Monday, November 14, 2016

Bakken Update -- Mike Filloon -- Production Per Well Increasing 27.3% -- November 14, 2016

Link here. Summary:
  • mega-frac style wells continue to show impressive production results, with an increase of 27.3% from 2013 to 2015
  • enhanced well designs are still in its infancy, and should continue to accelerate from a production standpoint
  • from 2014 to 2015, the number of completions decreased by 30% but oil production decreased just 16% and natural gas 1.5%
  • these improvements have been seen in all US plays and we will cover the Eagle Ford in our next submission
  • Trump is bullish the US oil industry and we expect protectionist policies will accelerate oil production growth in all US plays
Note:
Operators are moving rigs to better acreage. Continental is an excellent example. It has a large footprint in North Dakota. Continental was Bakken built, but higher taxes and more costly differentials forced a move to Oklahoma.
North Dakota is also becoming the state known as the state that can't get a pipeline built: Keystone, Sandpiper, and the Dakota Access Pipeline have all been killed. People still hold out hope that the DAPL will be completed.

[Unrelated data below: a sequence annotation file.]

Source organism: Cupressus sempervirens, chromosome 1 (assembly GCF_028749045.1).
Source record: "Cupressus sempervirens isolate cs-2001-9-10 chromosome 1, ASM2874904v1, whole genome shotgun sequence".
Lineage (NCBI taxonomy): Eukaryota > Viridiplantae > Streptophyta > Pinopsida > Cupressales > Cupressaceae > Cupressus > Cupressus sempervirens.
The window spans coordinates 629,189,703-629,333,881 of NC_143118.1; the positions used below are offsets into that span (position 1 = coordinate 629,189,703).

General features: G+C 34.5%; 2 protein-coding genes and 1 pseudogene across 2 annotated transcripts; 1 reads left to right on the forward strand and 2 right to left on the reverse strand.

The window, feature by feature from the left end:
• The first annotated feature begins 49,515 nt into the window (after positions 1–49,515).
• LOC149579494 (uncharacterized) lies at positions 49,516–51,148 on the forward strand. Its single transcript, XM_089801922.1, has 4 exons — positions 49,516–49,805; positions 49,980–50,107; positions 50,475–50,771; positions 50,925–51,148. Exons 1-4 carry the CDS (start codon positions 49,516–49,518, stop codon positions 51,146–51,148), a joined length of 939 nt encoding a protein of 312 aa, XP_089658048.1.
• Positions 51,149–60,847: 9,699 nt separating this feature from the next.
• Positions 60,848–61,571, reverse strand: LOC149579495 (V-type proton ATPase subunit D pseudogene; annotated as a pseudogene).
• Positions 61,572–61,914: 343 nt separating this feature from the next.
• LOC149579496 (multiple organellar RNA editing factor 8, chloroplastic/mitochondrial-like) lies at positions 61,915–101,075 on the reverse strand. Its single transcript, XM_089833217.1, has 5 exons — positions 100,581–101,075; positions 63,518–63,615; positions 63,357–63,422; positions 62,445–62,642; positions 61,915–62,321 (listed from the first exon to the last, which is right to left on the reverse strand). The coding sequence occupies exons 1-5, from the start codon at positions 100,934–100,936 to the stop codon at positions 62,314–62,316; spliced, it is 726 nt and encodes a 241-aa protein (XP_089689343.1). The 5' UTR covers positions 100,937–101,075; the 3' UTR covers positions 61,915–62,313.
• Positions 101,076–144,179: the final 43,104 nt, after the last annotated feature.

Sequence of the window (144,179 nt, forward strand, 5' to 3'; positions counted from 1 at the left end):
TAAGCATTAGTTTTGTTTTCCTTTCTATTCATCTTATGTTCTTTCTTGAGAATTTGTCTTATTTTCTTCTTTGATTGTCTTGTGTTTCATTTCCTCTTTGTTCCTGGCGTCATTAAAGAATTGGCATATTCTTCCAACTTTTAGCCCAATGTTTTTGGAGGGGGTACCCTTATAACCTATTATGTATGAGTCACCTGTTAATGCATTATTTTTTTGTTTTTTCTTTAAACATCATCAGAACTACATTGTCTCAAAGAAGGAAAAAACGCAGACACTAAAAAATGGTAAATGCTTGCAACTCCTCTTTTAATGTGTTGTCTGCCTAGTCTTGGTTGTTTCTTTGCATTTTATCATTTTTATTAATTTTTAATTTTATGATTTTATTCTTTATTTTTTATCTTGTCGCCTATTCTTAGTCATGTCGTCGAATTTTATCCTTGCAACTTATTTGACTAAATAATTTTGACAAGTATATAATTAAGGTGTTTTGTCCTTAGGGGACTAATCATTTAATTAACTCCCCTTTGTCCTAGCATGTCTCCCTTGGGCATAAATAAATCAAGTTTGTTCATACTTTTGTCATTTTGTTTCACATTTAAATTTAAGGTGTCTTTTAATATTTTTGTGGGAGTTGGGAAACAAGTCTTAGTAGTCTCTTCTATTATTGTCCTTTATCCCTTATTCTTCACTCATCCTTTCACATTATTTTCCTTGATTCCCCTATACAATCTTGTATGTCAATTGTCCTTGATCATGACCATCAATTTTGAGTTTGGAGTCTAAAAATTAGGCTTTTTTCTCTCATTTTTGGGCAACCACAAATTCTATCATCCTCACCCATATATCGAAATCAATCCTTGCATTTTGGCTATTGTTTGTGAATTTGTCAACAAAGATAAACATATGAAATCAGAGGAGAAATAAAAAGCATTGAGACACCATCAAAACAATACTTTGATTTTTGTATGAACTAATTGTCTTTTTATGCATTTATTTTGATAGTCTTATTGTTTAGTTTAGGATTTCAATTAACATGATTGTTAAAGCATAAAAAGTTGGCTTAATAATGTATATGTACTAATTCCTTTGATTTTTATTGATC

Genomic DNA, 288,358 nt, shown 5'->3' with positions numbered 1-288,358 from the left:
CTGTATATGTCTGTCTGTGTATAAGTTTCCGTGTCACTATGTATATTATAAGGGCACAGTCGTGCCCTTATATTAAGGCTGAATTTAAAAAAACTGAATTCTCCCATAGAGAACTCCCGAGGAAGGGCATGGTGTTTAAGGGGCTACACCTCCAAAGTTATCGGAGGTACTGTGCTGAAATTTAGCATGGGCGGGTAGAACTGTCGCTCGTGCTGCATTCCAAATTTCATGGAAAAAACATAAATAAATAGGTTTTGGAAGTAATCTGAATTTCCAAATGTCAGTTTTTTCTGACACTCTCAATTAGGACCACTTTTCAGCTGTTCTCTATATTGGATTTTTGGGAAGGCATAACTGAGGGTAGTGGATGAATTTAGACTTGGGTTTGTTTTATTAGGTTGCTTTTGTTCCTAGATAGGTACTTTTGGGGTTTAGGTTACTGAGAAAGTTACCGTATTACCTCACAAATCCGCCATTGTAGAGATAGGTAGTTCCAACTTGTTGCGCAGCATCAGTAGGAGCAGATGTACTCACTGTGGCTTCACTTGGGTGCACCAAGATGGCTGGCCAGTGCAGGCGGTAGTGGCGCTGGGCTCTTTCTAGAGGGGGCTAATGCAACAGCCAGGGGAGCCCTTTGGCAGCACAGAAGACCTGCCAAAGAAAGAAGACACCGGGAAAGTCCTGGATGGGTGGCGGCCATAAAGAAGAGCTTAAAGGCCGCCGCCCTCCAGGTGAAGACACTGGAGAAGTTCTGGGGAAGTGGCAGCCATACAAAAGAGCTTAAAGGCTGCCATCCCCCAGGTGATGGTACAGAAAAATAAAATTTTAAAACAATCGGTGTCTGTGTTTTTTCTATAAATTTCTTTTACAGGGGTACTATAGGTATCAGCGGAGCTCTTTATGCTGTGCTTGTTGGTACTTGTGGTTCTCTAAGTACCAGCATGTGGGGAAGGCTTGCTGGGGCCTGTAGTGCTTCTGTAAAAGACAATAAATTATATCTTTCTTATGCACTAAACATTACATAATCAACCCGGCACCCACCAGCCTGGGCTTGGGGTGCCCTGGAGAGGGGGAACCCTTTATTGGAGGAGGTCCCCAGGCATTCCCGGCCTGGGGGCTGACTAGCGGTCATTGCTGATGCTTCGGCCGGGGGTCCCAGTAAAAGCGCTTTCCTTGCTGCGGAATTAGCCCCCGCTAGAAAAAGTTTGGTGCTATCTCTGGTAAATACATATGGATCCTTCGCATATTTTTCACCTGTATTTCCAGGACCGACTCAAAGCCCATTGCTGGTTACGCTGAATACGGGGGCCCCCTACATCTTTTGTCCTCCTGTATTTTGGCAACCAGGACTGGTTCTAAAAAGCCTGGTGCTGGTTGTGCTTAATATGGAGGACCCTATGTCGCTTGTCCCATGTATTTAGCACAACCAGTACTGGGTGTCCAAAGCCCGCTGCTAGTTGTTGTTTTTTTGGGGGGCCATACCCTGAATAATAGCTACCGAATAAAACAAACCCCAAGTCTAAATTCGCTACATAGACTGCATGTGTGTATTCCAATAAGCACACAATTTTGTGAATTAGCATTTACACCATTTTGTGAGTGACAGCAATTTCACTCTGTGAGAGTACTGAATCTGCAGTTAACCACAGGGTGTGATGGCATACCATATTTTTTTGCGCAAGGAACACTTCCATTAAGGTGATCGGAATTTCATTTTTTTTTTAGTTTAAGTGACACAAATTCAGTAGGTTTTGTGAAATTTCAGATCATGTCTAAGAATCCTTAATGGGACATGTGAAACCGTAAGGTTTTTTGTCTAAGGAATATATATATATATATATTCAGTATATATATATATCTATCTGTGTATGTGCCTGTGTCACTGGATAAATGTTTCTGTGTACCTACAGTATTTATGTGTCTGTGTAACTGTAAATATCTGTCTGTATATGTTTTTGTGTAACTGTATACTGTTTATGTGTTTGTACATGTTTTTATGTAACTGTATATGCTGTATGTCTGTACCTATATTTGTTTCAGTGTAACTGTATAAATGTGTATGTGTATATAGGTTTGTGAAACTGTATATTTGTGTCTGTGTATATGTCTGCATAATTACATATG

Other data points from the linked article. In 2013:
Most were moving to a 2-mile lateral using 30 stages and 4 million pounds of proppant. We also saw a move to sliding sleeves, as this helped to keep costs down. When compared to plug and perf, it provides much less access to the source rock.
Could Trump mandate US refiners use only US crude? 
Trump wants to increase the number of high-paying jobs and decrease our reliance on OPEC oil is bullish for all unconventional producers in the US. There is a major issue for OPEC in the coming years. Protectionist legislation could pressure refineries to use US crude.
If this comes to fruition, US production could rise and the WTI/Brent differential could widen significantly. If OPEC crude isn't finding its way to US customers, it may need to cut more than it initially thought.  
************************
Robots Can't Build Crude Oil Pipelines

Yahoo!Finance has this headline story today: Trump's jobs plan faces a bigger challenge than China. Robots may prevent Trump from bringing back the manufacturing jobs he promised.

Maybe.

All I know is that robots aren't building pipelines. And robots aren't replacing roughnecks, at least not yet, as far as I know.

2 comments:

  1. Mr. Oksol

    The output from recent wells in the Appalachian Basin are also showing the same type increase as the Bakken wells that Filloon describes.
    Pretty much due to the same reasons ... better placement of the laterals, keeping in the most productive zones, more stages closely spaced with more perforation clusters per stage, and LOTS of sand.
    Amongst the other follow on effects, the less economic area of these plays will become more viable with the expected higher output.
    In other words, the size of these plays just increased.

    ReplyDelete
    Replies
    1. You are absolutely correct, about the "plays" getting bigger. One will really get a feeling how big these plays could be if the price of oil gets back into the $60's.

      Delete